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The best time to travel in Norway

Norway's best in the summer: the birds are out, the weather is nice and the hiking trails are open. Of course, Lapland is an exception: you have to be ready to face the cold for a chance to see the northern lights and this part of the country is absolutely magical under the cover of snow. 

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The best time to travel to Norway is between May and September. With May comes the arrival of spring, totally transforming the appearance of Norway; the days are longer and the country is filled with flowers in full bloom. Between June and August, the weather can be a little unpredictable: nice, warm weather is as likely as chilly, wet weather. In May and September, the weather is quite mild, with clear skies. It's best to travel during this time unless you absolutely must go skiing no matter what or unless you plan to visit Lapland. The thing is, from October to April, it can be freezing cold and many places of interest are closed to visitors. You should also consider the differences in the climates of the various regions of Norway. For example, the southern part of the country isn't too cold so you can travel there throughout the the entire year. Go and experience fjords, dream archipelagos and the northern lights in this extraordinary country.

Hiking Trip

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Norway provides the perfect terrain for hikers. Jotunheimen National Park is one of the best known national parks in the country, with trails high up on the glaciers. Rondane National Park is perfect for those who want to get away from the crowds. In Hardangervidda National Park, you can even find reindeer. The summer is the perfect time to go hiking in Norway. Not only is it warmer, but many trails and cabins don't even open until the end of June or the start of July. Before that, many routes are impassable.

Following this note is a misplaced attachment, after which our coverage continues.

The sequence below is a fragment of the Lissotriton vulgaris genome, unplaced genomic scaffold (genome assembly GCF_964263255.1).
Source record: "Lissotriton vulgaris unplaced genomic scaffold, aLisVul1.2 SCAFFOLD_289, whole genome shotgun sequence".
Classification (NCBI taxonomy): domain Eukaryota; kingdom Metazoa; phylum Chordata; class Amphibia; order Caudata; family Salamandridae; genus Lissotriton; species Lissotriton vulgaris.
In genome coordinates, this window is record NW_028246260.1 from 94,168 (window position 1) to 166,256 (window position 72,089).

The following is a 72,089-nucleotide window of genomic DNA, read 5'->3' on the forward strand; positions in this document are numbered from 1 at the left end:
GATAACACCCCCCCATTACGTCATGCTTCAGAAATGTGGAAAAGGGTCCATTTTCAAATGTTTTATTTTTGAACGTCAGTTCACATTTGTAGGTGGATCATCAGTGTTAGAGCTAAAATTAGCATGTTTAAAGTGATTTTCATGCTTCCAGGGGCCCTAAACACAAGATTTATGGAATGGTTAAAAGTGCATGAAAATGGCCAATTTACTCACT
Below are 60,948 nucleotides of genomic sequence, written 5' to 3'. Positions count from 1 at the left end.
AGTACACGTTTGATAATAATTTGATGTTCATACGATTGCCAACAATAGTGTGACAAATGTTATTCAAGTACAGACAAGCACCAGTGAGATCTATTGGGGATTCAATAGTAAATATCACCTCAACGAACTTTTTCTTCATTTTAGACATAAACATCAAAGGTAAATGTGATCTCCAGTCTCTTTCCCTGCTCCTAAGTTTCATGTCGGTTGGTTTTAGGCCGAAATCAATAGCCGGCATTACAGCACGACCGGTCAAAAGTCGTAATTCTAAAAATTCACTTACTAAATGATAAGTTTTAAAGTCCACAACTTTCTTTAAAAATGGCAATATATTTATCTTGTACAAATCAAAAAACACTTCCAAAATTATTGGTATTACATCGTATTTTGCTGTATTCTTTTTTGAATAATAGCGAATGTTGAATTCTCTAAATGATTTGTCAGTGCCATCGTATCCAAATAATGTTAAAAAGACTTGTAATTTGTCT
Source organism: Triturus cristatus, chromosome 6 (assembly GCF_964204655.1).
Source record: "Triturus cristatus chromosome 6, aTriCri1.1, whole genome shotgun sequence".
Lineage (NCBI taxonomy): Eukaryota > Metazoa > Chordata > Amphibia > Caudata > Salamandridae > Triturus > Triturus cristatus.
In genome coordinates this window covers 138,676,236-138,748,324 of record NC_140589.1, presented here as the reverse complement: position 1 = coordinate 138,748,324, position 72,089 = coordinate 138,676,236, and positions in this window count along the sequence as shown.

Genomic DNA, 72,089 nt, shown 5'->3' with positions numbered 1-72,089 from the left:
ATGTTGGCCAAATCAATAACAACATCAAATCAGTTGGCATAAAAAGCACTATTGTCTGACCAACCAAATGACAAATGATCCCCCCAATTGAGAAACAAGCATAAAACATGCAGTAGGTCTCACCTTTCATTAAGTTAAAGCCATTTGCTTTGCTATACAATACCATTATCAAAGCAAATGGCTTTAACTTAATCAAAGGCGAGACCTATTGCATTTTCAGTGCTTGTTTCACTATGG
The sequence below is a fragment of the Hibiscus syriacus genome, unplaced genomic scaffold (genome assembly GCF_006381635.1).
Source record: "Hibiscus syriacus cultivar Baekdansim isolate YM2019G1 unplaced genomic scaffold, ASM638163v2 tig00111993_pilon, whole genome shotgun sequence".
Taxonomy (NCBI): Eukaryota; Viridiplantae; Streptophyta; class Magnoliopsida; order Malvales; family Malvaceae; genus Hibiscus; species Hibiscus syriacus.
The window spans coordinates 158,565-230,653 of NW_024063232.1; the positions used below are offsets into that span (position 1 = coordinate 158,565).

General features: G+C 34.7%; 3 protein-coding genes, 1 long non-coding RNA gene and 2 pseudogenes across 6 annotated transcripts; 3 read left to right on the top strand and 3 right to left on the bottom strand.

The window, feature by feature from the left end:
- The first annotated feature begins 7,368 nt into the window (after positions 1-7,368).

The West Coast

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Go and explore the fjords of Western Norway... Take a ferry and enjoy spectacular views on the banks, and then go for a hike on one of the region's glaciers. It's a great place to go if you want to get a breath of fresh air. Although you could always visit the lovely town of Alesund as well. If you choose to visit this beautiful region during the summer months, you'll be able to enjoy music and food festivals beginning in the months of July and August. You can also explore the well-known town of Bergen, what with its superb architecture, ports and hills.

Lapland

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Troms and Finnmark are extremely cold but they're worth the trip... on a sledge! Of course, the best time to go if you want to go dog sledding or snowmobiling is in winter- even though it's really cold. In what's one of the most beautiful places in the world, you'll hardly even feel the cold. And Eastern Lapland is without equal: during the winter, a beautiful blue light shines down over stretches of immaculate snow and you can admire an internationally known spectacle... the world-famous Northern Lights. Of course, there's no reason to avoid visiting Lapland during the summer as well.